The Charleston Tradition

From the beginning, Charleston was different. Lord Anthony Ashley Cooper, chief among the Lords Proprietors, planned it that way. For his “darling,” as he called the settlement, he had philosopher John Locke prepare Fundamental Constitutions designed to avoid “a too numerous democracy.” This frontier province, the future Earl of Shaftesbury hoped, would be a bulwark of the aristocratic principle in government, a New World version of the England of gentlemen seated on their estates.

In this image was Charleston created by Lord Ashley, the brilliant, suffering genius whose life depended on a gold tube draining a cyst in his liver. Thus begun as a citadel of faith in the primacy of excellence over numbers—on a continent which was to be dedicated to the proposition that all men are created equal—Charleston played a unique role in American life until Sherman’s Army of the West swept across the Carolinas in 1865.

The city ordained by Lord Ashley was unique in another respect. Alone among the old cities on the eastern seaboard, Charleston—or Charles Town as it was originally named—was a city-state, a South Atlantic Venice built on mud, cribs of palmetto logs loaded with cobblestone ballast, sawdust, and the wastes of a frontier community, diked and protected against hurricane tides with sea walls of crushed oyster shell known as tabby.

The first settlers sailed from England in August of 1669 aboard three small vessels, the Carolina, the Port Royal, and the Albemarle. The vessels, ranging from 200 to 300 tons, weighed anchor six years after Charles II had given to eight of his loyal supporters “all that territory … called Carolina scituate, lying, and being within our dominions of America, extending from the north end of the island called Lucke Island, which lieth in the Southern Virginia seas … and to the west as far as the South Seas and so southerly as far as the River Mathias which borderth upon the coast of Florida …”

The settlers—some 150 of them—reached the west bank of what is today the Ashley River, across from present-day Charleston.

At this location, Albemarle Point, the settlers lived and suffered for ten years. They might have been massacred, as other settlers were in those grim days, had it not been for one of their number, a surgeon named Henry Woodward. Five years before he had been a member of an earlier Carolina settlement at Cape Fear, and in the interim he had lived for a time among the coastal Indians to learn their language. As interpreter, go-between, and Indian agent, Woodward was an indispensable aid to the settlers of Albemarle Point and, later, of Charleston itself.

One year after Albemarle Point was settled, it was proposed that a new settlement be established across the river on the peninsula between the Kiawah and Etiwan rivers, which had been renamed Ashley and Cooper. Joseph Dalton, a member of the Grand Council, wrote Lord Ashley concerning the proposed site: “It is as it were a Key to open and shutt this settlement into safety or danger; Charles Towne [Albemarle Point] indeed can very well defend itself and thats all, but that [the proposed site] like an Iron gate shutts up all the towns that are or may be in those Rivers.”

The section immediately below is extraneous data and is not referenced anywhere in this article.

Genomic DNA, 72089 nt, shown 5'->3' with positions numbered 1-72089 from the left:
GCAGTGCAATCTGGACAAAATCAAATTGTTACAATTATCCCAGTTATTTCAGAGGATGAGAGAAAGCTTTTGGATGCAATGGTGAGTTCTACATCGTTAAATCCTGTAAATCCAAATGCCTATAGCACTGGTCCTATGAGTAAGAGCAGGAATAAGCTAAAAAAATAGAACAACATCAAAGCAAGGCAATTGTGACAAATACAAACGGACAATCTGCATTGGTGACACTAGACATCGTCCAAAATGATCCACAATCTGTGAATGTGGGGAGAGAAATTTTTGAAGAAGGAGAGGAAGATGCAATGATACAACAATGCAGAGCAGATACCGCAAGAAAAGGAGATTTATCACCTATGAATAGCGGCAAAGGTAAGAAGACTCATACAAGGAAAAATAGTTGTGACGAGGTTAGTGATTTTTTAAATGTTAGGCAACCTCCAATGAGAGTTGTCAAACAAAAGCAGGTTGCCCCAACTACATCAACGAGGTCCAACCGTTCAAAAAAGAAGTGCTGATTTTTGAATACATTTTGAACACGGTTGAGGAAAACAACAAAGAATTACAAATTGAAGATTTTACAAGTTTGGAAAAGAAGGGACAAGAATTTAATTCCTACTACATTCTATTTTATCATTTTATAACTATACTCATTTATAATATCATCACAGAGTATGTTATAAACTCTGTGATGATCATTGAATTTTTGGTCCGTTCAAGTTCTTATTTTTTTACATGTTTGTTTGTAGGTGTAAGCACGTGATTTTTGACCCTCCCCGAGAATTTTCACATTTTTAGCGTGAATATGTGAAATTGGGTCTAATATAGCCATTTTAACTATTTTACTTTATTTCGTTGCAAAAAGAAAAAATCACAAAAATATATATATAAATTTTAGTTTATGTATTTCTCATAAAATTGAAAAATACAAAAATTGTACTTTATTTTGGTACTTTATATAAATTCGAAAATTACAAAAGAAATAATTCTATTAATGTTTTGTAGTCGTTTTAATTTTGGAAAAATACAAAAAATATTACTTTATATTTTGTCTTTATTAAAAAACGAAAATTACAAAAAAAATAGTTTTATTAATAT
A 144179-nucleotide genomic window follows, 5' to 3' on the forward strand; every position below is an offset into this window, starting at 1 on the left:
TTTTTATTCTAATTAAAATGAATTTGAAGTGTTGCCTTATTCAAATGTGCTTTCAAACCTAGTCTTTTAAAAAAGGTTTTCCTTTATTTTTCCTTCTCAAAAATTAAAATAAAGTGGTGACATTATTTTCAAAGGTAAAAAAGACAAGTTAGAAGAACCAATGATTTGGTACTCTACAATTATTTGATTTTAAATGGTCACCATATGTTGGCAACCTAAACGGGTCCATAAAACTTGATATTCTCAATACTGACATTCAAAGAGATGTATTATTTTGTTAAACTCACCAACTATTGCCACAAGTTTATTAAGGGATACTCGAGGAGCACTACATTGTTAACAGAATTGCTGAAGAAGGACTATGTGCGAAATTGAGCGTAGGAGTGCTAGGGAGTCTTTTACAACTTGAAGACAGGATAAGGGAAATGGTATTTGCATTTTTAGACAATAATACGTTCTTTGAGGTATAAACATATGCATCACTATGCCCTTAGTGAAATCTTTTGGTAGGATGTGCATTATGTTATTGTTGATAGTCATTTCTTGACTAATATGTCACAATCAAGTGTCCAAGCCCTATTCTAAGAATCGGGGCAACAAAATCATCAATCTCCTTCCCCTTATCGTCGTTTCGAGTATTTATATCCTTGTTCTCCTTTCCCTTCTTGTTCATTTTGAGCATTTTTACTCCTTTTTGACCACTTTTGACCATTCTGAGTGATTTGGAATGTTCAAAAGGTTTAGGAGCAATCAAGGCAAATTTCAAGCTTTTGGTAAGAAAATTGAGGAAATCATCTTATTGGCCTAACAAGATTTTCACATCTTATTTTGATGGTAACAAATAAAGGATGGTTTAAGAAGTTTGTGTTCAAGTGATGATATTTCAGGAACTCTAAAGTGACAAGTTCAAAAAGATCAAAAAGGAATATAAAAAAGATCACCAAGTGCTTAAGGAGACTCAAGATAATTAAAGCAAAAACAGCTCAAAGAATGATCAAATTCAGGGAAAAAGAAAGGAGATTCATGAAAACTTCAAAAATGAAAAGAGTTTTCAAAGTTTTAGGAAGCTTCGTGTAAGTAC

As Dalton went on to say, the city’s approaches from the sea are unique. As one traveler was to observe in the nineteenth century, one yields readily to the illusion that the city springs directly from the bosom of the waves. The location of the city, at the meeting place of two great rivers, gave rise quite naturally to the ancient witticism that “the Ashley and Cooper Rivers come together to form the Atlantic Ocean.”

The physical location of a city has an influence on its character. Charleston’s bold front to the sea, where the worst lashings of tide and storm are felt, may have had some part in the shaping of the city’s outlook on life. As for the “Iron gate” referred to by Councilman Dalton, the fleets of Spain, France, England, and the Union were to try to batter their way through and almost always they would fail.

But a city is more than an image in the mind of its founder and a meaningful location. It is the people who settle it, and these were a hardy lot, men of parts, rugged individualists. Some 500 English Dissenters came to the city soon after it was established on its present site. To groups of bold thinkers the religious toleration granted by the Proprietors was a spur to emigration. There were planters from the Barbados in the final year of the 1670s. (There were also Negro slaves from the West Indies, and thus one basic feature of the settlement was established early.) Charleston was an English community, but English colonial, almost West Indian in many ways. Presently others came—Scotsmen, Congregationalists from Massachusetts, Quakers, Sephardic Jews; but the most notable event was the arrival in 1680 of the ship Richmond with the first contingent of French Huguenots, men and women whose descendants were to play an important role in the city.